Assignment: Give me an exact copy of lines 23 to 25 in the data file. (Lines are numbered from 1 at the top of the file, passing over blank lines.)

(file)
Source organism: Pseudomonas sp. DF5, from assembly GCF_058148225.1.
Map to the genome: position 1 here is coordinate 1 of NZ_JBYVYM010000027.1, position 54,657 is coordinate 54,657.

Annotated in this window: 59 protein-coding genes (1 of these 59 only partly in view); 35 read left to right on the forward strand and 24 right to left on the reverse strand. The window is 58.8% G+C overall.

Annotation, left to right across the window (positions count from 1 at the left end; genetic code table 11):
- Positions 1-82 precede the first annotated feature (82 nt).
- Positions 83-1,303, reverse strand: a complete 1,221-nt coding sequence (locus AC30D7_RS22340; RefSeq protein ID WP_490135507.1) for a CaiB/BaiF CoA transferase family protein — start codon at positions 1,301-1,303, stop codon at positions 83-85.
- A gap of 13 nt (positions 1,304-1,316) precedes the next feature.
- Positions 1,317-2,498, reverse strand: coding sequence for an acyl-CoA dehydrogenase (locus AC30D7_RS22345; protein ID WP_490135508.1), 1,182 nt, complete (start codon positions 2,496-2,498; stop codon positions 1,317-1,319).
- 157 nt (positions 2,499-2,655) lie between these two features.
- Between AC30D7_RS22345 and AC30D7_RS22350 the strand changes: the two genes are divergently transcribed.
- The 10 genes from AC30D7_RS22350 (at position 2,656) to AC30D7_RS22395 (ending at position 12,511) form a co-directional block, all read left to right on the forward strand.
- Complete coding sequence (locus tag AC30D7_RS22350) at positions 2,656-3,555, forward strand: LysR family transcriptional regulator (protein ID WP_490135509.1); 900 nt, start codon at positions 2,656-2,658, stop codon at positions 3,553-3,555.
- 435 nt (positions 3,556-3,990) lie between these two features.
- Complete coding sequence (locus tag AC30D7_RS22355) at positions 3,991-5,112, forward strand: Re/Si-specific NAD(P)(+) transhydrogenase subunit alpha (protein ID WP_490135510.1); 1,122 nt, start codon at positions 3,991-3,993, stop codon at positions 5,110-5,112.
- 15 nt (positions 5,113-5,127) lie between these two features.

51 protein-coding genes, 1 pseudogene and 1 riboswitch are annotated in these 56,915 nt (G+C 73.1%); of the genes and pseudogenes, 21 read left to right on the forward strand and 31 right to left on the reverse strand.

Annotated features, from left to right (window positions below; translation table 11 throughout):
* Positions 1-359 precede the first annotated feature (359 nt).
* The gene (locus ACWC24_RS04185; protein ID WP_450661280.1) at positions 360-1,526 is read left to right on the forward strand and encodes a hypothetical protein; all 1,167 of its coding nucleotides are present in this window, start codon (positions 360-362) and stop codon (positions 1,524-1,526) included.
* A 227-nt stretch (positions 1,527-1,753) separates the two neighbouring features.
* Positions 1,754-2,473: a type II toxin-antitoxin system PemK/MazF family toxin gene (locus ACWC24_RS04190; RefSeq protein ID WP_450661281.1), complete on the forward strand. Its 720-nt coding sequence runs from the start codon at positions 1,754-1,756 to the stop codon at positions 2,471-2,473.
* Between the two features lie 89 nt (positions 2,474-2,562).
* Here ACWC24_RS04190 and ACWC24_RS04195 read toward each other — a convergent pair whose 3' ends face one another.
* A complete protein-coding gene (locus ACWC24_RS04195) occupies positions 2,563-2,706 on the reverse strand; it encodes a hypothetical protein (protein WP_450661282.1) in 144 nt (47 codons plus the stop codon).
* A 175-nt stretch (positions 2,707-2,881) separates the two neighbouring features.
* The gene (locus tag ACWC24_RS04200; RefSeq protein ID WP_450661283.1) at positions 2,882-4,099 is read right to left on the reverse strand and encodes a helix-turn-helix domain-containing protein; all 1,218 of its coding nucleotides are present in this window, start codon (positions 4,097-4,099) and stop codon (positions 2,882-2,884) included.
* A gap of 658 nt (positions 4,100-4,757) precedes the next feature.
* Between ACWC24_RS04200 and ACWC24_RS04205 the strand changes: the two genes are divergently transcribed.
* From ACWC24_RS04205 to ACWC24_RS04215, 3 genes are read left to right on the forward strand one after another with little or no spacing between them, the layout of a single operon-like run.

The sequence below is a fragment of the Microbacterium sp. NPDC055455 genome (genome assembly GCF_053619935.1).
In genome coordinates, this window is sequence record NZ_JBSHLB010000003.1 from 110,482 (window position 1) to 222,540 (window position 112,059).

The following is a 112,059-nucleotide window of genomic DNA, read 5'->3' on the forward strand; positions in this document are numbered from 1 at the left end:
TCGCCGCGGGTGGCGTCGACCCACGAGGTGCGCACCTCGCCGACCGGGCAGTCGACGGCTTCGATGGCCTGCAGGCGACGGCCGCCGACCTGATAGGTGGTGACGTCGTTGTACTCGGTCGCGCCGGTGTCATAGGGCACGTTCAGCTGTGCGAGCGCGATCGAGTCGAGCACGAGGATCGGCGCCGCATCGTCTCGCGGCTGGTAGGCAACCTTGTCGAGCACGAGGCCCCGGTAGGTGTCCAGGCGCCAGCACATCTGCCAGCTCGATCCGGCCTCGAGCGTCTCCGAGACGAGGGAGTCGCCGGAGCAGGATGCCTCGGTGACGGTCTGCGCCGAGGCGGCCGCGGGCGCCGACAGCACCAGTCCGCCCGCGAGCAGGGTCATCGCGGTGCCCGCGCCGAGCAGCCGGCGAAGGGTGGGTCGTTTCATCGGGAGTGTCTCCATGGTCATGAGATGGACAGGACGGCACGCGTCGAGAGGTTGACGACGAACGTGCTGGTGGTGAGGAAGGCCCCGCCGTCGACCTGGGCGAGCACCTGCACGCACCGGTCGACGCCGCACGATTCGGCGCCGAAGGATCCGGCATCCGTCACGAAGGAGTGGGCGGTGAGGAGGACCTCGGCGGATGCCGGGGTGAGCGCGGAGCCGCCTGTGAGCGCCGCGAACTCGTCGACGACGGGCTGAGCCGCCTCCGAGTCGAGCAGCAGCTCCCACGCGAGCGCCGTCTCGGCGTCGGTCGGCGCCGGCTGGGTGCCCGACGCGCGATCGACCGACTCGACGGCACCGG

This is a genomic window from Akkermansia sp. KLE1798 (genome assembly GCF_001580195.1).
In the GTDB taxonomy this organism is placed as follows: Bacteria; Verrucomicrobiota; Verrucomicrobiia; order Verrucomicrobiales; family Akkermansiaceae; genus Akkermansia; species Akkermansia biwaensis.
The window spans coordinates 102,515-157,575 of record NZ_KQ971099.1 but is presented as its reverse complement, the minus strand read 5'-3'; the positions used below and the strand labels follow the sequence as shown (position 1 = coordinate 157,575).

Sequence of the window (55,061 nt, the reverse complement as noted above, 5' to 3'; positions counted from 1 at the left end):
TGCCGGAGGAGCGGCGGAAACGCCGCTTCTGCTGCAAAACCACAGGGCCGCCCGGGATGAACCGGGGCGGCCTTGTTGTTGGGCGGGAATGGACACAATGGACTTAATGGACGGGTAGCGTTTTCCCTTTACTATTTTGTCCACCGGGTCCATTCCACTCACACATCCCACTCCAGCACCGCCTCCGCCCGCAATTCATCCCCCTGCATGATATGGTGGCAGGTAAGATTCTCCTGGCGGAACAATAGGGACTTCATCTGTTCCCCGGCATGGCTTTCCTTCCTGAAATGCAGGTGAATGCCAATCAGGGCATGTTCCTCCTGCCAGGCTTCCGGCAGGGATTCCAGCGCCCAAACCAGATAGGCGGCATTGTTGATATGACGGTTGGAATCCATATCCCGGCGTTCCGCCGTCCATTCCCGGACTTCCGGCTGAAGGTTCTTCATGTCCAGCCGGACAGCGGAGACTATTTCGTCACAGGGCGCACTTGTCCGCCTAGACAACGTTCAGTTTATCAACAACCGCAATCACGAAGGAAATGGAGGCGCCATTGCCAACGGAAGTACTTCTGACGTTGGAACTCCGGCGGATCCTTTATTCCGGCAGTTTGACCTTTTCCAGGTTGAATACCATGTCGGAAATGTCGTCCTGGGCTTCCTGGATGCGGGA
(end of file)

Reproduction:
* Here ACWC24_RS04190 and ACWC24_RS04195 read toward each other — a convergent pair whose 3' ends face one another.
* A complete protein-coding gene (locus ACWC24_RS04195) occupies positions 2,563-2,706 on the reverse strand; it encodes a hypothetical protein (protein WP_450661282.1) in 144 nt (47 codons plus the stop codon).
* A 175-nt stretch (positions 2,707-2,881) separates the two neighbouring features.